- Center for Disease Control (CDC): National Health and Nutrition Examination Survey. 2009–2010 Data Documentation, Codebook and Frequencies. Plasma Fasting Glucose and Insulin (GLU_F). 2012f, http://www.cdc.gov/nchs/nhanes/nhanes2009-2010/GLU_F.htm, accessed June 3, 2013Google Scholar
- Center for Disease Control (CDC): National Health and Nutrition Examination Survey (NHANES). 2005–6 Data Documentation, Codebook, and Frequencies: Parathyroid Hormone (PTH_D). 2008e, http://www.cdc.gov/nchs/nhanes/nhanes2005-2006/PTH_D.htm, accessed June 3, 2013Google Scholar
- Center for Disease Control (CDC): National Health and Nutrition Examination Survey (NHANES). 2005–6 Data Documentation, Codebook, and Frequencies: Vitamin D. 2010b, http://www.cdc.gov/nchs/nhanes/nhanes2005-2006/VID_D.htm, accessed June 3, 2013Google Scholar
- Center for Disease Control (CDC): National Health and Nutrition Examination Survey (NHANES). 2005–6 Data Documentation, Codebook, and Frequencies: Environmental Phenols and Parabens (EPH_D). 2009d, http://www.cdc.gov/nchs/nhanes/nhanes2005-2006/EPH_D.htm, accessed June 3, 2013Google Scholar
- Center for Disease Control (CDC): National Health and Nutrition Examination Survey. (NHANES) 2007–8 Data Documentation, Codebook, and Frequencies. Environmental Phenols. 2010d, http://www.cdc.gov/nchs/nhanes/nhanes2007-2008/EPH_E.htm, access June 3, 2013Google Scholar
- Center for Disease Control (CDC): National Health and Nutrition Examination Survey 2009–10 data Documentation, Codebook, and Frequencies: Environmental Phenol (EPH_E). 2011c, http://www.cdc.gov/nchs/nhanes/nhanes2007-2008/EPH_E.htm, accessed June 3, 2013Google Scholar
- Center for Disease Control (CDC): National Health and Nutrition Examination Survey (NHANES). MEC In-Person Dietary Interviewers Procedures Manual. 2009c, Atlanta: CDCGoogle Scholar
- National Kidney Foundation: K/DOQI clinical practice guidelines for chronic kidney disease: evaluation, classification and stratification. Am J Kidney Dis. 2002, 29: SI-S266.Google Scholar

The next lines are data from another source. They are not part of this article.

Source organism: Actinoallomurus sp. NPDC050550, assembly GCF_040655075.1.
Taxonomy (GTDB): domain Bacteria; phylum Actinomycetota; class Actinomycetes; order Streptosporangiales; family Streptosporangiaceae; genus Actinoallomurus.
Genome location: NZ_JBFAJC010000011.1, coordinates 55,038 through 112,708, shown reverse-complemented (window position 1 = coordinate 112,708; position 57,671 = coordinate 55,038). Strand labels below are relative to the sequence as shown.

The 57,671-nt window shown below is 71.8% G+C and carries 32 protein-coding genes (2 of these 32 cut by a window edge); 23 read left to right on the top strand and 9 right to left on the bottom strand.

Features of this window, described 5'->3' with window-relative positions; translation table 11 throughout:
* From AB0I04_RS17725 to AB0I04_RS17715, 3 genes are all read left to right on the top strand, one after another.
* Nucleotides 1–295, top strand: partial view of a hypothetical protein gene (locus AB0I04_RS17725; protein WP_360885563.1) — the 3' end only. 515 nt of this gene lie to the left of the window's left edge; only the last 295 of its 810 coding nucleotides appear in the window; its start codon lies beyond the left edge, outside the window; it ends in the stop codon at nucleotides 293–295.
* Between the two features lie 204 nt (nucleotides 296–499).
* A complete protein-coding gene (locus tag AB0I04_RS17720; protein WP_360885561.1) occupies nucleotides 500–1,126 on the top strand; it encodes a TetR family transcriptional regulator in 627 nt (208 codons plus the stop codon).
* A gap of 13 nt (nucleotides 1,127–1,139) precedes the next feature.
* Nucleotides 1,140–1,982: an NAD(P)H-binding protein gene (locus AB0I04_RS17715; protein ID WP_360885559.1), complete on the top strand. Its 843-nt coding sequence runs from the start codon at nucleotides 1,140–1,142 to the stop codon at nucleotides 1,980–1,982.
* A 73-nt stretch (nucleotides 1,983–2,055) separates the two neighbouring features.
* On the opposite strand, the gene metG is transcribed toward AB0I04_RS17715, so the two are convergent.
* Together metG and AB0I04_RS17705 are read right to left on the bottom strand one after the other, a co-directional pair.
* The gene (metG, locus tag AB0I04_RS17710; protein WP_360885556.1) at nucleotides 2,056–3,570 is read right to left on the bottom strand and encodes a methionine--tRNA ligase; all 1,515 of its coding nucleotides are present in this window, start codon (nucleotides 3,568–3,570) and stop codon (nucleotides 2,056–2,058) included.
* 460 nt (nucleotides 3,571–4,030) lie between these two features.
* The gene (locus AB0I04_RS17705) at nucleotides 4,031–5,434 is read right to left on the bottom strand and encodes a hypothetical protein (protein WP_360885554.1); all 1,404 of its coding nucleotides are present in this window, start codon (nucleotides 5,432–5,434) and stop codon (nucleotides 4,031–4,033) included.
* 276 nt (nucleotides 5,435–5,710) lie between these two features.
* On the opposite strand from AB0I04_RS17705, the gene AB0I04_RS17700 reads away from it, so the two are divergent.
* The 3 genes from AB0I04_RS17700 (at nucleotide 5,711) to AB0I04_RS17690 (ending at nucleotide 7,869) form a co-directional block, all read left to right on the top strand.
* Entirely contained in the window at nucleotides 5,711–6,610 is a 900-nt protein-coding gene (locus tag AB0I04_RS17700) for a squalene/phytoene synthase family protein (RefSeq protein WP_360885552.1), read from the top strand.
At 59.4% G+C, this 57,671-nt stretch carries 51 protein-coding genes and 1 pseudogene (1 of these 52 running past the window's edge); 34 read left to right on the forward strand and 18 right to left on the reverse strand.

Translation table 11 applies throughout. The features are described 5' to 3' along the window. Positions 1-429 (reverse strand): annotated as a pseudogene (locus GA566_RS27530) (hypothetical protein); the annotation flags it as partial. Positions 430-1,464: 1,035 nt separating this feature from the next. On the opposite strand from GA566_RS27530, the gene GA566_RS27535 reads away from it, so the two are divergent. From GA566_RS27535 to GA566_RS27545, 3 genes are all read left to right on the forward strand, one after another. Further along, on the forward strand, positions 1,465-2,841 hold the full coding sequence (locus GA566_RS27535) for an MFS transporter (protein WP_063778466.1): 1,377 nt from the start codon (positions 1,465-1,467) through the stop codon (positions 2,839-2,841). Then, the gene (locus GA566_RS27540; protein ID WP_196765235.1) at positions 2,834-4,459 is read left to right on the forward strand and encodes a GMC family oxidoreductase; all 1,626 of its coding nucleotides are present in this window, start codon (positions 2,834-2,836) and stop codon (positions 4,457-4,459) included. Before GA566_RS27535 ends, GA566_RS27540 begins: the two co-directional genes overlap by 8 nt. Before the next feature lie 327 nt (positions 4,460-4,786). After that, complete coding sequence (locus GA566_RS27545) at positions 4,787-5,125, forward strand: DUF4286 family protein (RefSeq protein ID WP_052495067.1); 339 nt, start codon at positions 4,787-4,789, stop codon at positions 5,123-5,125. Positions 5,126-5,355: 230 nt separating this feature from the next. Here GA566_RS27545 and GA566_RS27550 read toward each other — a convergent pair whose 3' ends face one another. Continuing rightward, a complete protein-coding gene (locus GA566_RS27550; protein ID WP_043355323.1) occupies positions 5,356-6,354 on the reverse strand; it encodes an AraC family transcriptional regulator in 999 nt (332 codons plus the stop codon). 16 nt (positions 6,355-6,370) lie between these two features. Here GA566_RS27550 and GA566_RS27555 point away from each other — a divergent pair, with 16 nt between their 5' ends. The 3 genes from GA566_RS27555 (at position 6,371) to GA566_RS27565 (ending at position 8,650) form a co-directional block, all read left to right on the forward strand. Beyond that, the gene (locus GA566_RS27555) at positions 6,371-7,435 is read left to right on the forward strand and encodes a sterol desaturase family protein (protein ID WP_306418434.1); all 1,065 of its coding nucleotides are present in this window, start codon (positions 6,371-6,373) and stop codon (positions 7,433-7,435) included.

- Levey AS, Stevens LA, Schmid CH, Zhang Y, Castro AF, Feldman HI, Kusek JW, Eggers P, Van Lente F, Greene T, Coresh J: A new equation to estimate glomerular filtration rate. Ann Intern Med. 2009, 105 (9): 604-612.View ArticleGoogle Scholar
- National Health and Nutrition Examination Survey Data. 2004–2010, Hyattsville, MD: United States Department of Health and Human Services. Centers for Disease Control and Prevention, Available from: http://www.cdc.gov/nchs/nhanes/nhanes_questionnaires.htm, accessed November 28, 2012
- De Boer IH, Rue TC, Kestenbaum B: Serum phosphorus concentrations in the Third National Health and Nutrition Examination Survey (NHANES III). Am J Kidney Dis. 2009, 53 (3): 399-407. 10.1053/j.ajkd.2008.07.036.View ArticlePubMedGoogle Scholar
- Leon JB, Sullivan CM, Sehgal AR: The prevalence of phosphorus-containing food additives in top-selling foods in grocery stores. J Renal Nutr. 2013, 23 (4): 265-270. 10.1053/j.jrn.2012.12.003.View ArticleGoogle Scholar
- Benini O, Alessandro C, Gianfaldoni D, Cupisti A: Extra-phosphate load from food additives in commonly eaten foods: a real and insidious danger for renal patients. J Ren Nutr. 2011, 21 (4): 303-308. 10.1053/j.jrn.2010.06.021.View ArticlePubMedGoogle Scholar
- Astor BC, Munter P, Levin A, Eustace JA, Coresh J: Association of kidney function with anemia: the Third National Health and Nutrition Examination Survey (1988–1994). Arch Intern Med. 2002, 162 (12): 1401-1408. 10.1001/archinte.162.12.1401.View ArticlePubMedGoogle Scholar